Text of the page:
How Much to Feed a Golden Retriever Puppy

Did you just get a Golden Retriever puppy? That’s so exciting, but also a little bit stressful. There are quite a few things you’ll need to take care of, including learning how much to feed your Golden Retriever puppy. You can read this article to find guidelines on how much to feed a golden retriever puppy.

In general, you should feed puppies more frequently than adult golden retrievers. Feeding an adult golden retriever twice per day may be sufficient. However, puppies should be fed at least three times each day.

During the First 6-8 Weeks

During the first six to eight weeks of its life, a puppy should be fed by its mother since the mother’s milk is the best food at his age. Mother’s milk contains the right amount of balanced nutrition and it can also supply antibodies which develop the immune system of the pup and protect it from diseases.

How Much to Feed a Golden Retriever Puppy

Sometimes the puppy will have to be withdrawn if the mother suffers from mastitis or eclampsia. You will then have to feed specially formulated milk to the pup from purpose-built bottles. These items can easily be obtained from large pet stores.

Weaning a Puppy from Formula

Weaning is a gradual process and it cannot be done overnight. The weaning process will last about two to three weeks. During this time period, you should gradually increase the proportion of solid food.

It is best to select a formula that has been designed for puppies. You can consult with your veterinarian or pet nutrition expert to understand more about the best options.

When the puppy is between six weeks old, you can make gruel by mixing a small amount of solid food with the milk formula. The gruel can be offered 3 to 4 times a day. You should gradually reduce the formula milk content during each serving.

If you wean your pup to solid food in this way, the chances of any gastric upset will be minimized. The pup’s digestive system will slowly get accustomed to solid food. When your pup becomes eight weeks old, it should be exclusively fed on solid food.

How Much to Feed a Golden Retriever Puppy

A two-month-old golden retriever puppy may eat half a cup of dog food during each meal. It can have three such meals in 24 hours, totaling a daily consumption of one and a half cups of puppy food.

When your golden retriever pup becomes three months old then its daily food consumption should be two cups. This can be split into three meals. The size of each meal will, therefore, be two-thirds of a cup.

At the age of four months, your pup will need two and a half cups of dog food each day. This should be divided into three meals.

When your pup reaches five or six months old you should feed it about 3 to 3.5 cups each day in three servings. A lot of people feel that they can start giving two meals a day to puppies after six months but this may not be the best choice.

Common Problems with Feeding Golden Retriever Puppies

It is better to offer three or meals per day in order to avoid potentially life-threatening gastric problems. Unfortunately, many Golden Retriever owners don’t realize that their breed is susceptible to gastric problems that can require emergency care.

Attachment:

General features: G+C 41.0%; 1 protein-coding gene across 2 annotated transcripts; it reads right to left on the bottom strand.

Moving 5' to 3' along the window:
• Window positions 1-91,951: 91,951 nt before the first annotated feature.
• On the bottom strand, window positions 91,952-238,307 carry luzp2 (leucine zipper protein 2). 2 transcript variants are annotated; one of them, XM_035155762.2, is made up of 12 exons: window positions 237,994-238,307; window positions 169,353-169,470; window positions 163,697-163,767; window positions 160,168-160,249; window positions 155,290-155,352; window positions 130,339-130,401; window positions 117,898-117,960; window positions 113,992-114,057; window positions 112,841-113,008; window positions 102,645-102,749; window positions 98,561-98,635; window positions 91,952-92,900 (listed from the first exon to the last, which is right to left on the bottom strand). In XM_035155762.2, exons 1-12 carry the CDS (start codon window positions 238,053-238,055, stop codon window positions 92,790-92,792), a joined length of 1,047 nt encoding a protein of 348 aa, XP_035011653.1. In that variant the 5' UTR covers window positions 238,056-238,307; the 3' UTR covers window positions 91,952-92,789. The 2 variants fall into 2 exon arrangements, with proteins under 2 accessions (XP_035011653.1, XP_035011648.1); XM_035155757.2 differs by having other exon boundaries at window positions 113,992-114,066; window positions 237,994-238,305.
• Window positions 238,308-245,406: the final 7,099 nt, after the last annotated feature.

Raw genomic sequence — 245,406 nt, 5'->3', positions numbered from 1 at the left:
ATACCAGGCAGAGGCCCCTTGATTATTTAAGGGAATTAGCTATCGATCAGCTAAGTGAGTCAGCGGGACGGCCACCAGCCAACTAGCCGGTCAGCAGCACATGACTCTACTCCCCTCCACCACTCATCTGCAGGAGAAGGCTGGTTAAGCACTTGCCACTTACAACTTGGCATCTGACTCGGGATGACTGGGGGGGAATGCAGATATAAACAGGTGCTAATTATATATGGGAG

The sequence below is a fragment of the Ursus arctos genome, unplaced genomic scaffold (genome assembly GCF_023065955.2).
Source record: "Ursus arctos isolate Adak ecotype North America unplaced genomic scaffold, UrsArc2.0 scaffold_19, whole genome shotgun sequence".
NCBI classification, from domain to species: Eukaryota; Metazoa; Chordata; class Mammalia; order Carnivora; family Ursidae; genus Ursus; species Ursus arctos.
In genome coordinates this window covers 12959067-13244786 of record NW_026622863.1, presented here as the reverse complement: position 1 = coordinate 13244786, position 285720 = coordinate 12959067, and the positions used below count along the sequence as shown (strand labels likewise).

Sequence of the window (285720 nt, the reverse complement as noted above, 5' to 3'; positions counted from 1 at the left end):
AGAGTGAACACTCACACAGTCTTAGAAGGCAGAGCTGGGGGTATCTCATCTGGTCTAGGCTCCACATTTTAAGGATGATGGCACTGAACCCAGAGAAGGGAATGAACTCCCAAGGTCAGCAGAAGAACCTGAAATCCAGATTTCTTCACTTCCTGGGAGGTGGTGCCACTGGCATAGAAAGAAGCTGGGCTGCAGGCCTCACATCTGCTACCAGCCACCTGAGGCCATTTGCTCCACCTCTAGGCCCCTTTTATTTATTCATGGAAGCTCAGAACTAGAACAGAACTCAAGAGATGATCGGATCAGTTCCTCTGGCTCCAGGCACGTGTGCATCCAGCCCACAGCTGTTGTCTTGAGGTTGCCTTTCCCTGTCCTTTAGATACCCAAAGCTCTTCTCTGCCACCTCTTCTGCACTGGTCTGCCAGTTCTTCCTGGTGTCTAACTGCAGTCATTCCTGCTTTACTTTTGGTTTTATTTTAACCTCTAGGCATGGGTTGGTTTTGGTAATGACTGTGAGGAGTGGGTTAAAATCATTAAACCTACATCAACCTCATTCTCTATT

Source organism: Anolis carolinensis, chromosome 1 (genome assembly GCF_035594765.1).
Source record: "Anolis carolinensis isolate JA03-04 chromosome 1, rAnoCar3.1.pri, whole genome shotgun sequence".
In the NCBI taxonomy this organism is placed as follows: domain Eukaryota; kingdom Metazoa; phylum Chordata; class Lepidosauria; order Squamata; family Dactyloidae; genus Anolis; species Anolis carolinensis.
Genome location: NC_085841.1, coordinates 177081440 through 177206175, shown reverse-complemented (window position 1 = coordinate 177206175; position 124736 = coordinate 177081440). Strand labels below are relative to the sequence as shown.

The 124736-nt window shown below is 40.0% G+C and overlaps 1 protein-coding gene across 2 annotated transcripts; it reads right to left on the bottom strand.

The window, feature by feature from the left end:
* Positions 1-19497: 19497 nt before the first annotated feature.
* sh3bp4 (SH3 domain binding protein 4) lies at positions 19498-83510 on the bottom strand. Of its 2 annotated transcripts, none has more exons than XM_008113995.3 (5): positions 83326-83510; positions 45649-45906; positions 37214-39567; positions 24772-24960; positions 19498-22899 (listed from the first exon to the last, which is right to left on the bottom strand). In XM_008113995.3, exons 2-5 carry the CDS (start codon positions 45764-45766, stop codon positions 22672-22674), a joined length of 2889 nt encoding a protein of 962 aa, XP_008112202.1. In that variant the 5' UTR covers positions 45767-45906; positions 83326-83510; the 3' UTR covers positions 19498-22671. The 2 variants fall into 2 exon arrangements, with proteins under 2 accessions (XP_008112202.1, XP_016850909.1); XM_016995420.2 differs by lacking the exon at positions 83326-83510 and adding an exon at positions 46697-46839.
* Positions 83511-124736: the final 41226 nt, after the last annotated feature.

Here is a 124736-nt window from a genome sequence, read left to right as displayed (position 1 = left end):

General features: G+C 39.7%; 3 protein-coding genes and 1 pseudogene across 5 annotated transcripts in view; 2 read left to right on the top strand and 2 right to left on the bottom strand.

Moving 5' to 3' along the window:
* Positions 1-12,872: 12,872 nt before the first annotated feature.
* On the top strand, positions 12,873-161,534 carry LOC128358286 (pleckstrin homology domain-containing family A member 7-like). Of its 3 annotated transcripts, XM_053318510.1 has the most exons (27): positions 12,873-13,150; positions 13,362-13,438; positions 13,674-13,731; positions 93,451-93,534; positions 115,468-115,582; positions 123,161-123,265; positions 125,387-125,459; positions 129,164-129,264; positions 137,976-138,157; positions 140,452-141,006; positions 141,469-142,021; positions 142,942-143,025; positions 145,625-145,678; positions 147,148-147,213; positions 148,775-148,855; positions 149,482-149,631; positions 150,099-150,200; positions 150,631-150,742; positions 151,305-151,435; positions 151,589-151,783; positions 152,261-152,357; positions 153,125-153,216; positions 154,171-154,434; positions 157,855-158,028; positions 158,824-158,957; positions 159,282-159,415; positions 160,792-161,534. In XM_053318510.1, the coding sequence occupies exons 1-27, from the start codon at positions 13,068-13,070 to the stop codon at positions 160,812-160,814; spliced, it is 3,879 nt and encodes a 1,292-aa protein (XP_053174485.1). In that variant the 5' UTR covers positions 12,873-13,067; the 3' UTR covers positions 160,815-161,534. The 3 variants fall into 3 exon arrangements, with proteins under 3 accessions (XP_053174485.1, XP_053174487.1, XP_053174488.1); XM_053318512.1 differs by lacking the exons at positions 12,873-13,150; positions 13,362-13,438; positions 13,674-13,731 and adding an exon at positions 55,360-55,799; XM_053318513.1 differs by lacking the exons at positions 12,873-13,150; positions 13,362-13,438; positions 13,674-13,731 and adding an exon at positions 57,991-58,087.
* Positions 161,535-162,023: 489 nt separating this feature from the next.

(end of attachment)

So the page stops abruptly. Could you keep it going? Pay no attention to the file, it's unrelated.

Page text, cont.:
Gastric dilatation or volvulus is a common problem in larger dog breeds. While it is not understood exactly what causes the problem, it is well known that breeds with deep-chest are more susceptible and golden retrievers are one of them.

Volvulus or gastric dilatation can occur when there is a large buildup of gas due to large meals. The stomach will dilate due to an accumulation of food and gas and a point may be reached when the excessive food and gas cannot get expelled. The stomach may get distended until it eventually twists and ruptures. The ability to breath is negatively affected since the pressure on the diaphragm may not permit the lungs to expand adequately. There will also be decreased blood flow to the stomach.

If your pup is suffering from volvulus or gastric dilatation, it might show the following symptoms:

  • Stretching awkwardly
  • Heightened anxiety
  • Looking towards its abdomen
  • Distended abdomen
  • Retching without expelling food
  • Excessive drooling
  • Hyperventilation and panting
  • Fainting

If you see these symptoms you need to rush your golden retriever pup to the veterinarian and provide it emergency care.

In order to reduce the chances of gastric dilatation, you should feed your puppy at least three meals per day. It is better not to feed older puppies two meals each day so that the chances of gastric dilatation are minimized.

You should also prevent your puppy from engaging in strenuous activity within an hour of eating.

Choosing the Right Formula

It is better to feed those formulas to your pups which have been specifically developed for growing puppies. If the formula has been developed specifically for the growing needs of puppies, it will be mentioned on the package.

You should avoid those foods which do not have meat listed as the first ingredient. If, for instance, you see a package with corn or meat by-products listed as the first ingredient, you should not purchase it.

Should I Feed Dry or Wet Food to My Golden Retriever Puppy?

Another question which is asked quite often by pet owners is: “what are the pros and cons of feeding dry food vs. wet food to my puppy?”

Wet food is typically more expensive and it comes in single serving packets, pouches or cans. Dogs often find that wet food is tastier than dry food.

Dry food is often relatively cheaper and it is also known as kibble. You can scoop it out of its packet and serve it directly to the dog. In the case of a puppy, you’ll want to add some water to make it a little moist and soft so that it is more appealing.